It's just barely 8:00 a.m., Mountain Time. I have been awake for over three hours, sitting in the Denver International Airport for most of that time. My flight doesn't leave for another 2 1/2 hours.
Getting up 6 hours before my flight because it's the only time I could catch a ride to the airport was annoying. Realizing I had neither blogged during my 10-day trip nor posted anything about being off the grid for the past week made me flinch a bit. Spending a week of intensive group time with my family and our friends was fun, but stressful.
I had tried to prevent any stress for the trip by being completely organized, and figuring out every last detail before we left. I made spreadsheets indicating where we could rent skis and at what rate. I had worked out a system for grocery expense sharing, and had created a schedule for who was responsible for preparing which meals. I thought nothing could go wrong, I had the important things thoroughly planned out and had left plenty of room for flexibility and spontaneity.
What I hadn't counted on was how different it would feel to be surrounded by people for a week straight. I'm an extrovert, I love my family, I was thrilled to have Ian come along on the trip and to see old friends. I just hadn't realized how much I have gotten used to having complete control over my own time.
Starting the day we arrived, people were rushing me - everyone had different priorities, and different expectations. Mom thought I'd be helping her with the first grocery run. My brother wanted us out the door and on the slopes by 9 a.m. Ian wanted to sleep in and cuddle and maybe not even go skiing the first day. I wanted a healthy breakfast and time to meditate. By the time we snapped our boots into our bindings, even the gorgeous snow and bright sun struggled to pull me out of my BAD MOOD.
As the chairlift scooped us up and carried us to the top of the mountain, I knew I had to find a way to let go of my annoyance with my brother rushing me in the morning, mom constantly asking questions about the meal plan (and refusal to refer to my meticulously prepared spreadsheet), and my need to have things be a certain way, or there was no chance that this trip was going to go smoothly.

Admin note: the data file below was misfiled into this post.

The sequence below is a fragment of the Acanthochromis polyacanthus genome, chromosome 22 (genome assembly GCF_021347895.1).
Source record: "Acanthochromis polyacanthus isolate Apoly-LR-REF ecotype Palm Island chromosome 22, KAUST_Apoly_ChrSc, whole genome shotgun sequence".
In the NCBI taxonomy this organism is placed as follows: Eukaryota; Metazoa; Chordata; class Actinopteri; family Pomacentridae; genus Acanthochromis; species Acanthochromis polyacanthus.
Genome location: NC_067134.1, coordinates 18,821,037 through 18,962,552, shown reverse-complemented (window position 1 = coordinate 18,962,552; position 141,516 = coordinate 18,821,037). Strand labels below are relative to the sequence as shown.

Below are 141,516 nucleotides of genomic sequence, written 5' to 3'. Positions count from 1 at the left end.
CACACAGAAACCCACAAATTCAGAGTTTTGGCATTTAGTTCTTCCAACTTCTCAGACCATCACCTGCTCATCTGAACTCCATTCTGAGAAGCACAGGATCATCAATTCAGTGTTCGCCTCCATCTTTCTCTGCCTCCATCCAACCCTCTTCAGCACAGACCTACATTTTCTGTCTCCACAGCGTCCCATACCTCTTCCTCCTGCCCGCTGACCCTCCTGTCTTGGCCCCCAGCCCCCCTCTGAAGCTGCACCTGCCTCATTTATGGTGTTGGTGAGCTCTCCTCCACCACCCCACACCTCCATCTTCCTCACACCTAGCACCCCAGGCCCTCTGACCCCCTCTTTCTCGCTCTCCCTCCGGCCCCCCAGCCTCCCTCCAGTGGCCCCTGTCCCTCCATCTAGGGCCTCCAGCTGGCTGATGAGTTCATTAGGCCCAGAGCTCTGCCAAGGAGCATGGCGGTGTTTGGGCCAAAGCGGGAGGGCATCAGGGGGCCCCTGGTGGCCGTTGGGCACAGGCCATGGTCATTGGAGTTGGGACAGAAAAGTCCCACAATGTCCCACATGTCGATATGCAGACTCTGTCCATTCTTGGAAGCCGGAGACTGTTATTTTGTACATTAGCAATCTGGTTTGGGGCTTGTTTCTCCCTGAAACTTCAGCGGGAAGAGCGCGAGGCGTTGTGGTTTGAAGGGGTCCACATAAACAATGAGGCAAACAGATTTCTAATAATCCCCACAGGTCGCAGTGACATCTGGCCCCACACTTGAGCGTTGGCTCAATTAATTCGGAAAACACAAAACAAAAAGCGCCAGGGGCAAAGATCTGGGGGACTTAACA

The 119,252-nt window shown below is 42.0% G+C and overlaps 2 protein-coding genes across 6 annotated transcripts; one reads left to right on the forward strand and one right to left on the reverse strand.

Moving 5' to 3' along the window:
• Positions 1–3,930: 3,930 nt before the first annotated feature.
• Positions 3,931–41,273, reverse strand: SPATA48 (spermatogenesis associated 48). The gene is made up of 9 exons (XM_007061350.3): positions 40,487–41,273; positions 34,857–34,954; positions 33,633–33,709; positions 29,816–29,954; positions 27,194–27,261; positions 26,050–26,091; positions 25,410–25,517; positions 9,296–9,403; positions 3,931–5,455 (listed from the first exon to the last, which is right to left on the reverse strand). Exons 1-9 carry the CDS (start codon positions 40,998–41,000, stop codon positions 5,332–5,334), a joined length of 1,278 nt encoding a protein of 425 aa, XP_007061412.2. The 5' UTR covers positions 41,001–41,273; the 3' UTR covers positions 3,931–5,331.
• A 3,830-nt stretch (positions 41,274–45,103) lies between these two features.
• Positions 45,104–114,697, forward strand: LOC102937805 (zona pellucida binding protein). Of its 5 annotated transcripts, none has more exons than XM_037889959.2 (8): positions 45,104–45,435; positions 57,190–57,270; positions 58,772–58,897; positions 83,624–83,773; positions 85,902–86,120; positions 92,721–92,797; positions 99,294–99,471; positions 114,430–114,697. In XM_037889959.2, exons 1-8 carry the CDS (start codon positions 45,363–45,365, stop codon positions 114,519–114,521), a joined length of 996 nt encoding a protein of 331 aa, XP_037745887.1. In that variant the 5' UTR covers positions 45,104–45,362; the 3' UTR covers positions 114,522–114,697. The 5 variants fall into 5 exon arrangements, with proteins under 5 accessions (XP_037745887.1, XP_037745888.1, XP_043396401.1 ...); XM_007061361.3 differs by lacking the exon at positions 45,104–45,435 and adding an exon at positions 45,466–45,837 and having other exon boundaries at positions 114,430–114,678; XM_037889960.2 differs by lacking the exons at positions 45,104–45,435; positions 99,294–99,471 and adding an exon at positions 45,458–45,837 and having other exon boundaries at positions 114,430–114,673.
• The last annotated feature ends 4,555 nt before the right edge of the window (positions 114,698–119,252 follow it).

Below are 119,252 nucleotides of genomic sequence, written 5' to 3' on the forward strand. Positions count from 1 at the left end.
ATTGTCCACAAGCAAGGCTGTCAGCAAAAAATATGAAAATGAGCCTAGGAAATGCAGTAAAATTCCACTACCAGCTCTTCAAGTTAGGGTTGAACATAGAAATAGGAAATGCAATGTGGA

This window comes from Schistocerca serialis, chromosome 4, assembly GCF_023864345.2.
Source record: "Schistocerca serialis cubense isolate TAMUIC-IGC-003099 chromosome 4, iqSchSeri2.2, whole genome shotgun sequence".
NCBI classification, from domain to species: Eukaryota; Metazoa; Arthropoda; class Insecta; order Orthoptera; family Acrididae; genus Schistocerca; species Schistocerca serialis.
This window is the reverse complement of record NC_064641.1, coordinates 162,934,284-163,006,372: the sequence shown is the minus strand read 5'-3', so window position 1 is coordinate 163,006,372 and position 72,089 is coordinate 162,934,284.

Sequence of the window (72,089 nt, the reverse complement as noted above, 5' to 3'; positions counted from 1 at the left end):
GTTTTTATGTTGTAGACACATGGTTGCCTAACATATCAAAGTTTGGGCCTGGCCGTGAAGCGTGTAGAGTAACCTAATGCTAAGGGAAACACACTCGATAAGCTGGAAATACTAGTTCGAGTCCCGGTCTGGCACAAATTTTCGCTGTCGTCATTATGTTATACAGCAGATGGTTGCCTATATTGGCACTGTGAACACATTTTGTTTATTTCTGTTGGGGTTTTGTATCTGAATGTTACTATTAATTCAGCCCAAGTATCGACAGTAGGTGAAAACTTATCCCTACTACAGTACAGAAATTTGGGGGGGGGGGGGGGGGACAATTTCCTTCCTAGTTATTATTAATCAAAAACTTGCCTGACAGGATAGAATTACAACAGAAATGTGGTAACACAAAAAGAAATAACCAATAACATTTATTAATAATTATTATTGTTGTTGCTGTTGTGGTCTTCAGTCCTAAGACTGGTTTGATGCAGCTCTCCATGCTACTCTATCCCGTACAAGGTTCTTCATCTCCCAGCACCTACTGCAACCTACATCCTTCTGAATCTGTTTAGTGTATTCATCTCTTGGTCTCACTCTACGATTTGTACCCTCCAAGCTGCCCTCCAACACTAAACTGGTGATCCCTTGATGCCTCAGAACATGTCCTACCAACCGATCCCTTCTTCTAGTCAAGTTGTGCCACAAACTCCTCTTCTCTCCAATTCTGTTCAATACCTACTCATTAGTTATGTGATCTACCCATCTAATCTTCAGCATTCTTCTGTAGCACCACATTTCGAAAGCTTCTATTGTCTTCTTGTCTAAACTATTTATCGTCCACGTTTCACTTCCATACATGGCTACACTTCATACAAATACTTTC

My short fuse stemmed from the fact that I hadn't Ascended in a few days and was sleep-deprived from our 6 a.m. flight, but the real problem was I had expectations.
Having expectations that things "should" be a certain way sets us up for unhappiness. Especially when those expectations go unexpressed. If you don't tell the people you are with what you want out of an experience, they can't help you create the experience. Worse, they'll probably get in the way, because they have their own idea of how it should be.
Expecting a particular outcome is essentially the same thing as deciding in advance that we will be unhappy unless things turn out a specific way. Sounds pretty stupid and self-sabotaging when you think about it that way. Not to mention that when we are focused on expectations, we are forever thinking about how we want things to be, rather than enjoying how they are. It pulls us out of the current moment, and into worrying about the future or being unsatisfied with things in the past. I only had a week in my favorite place to be, and I didn't want to spend it being unhappy thanks to un-communicated expectations I had set.
So I took a deep breath, and decided to let go of my expectations for the trip. The things that were really important, I communicated to the people involved. I decided if I wanted my quiet morning, I needed to get up before everyone else. If Ian wanted to sleep in, we'd plan to ski on our own rather than holding up the group. Once I chose to be okay with how things were - kind of chaotic, definitely out of my routine, but spontaneous and fun nonetheless - I started to feel like I was actually on vacation.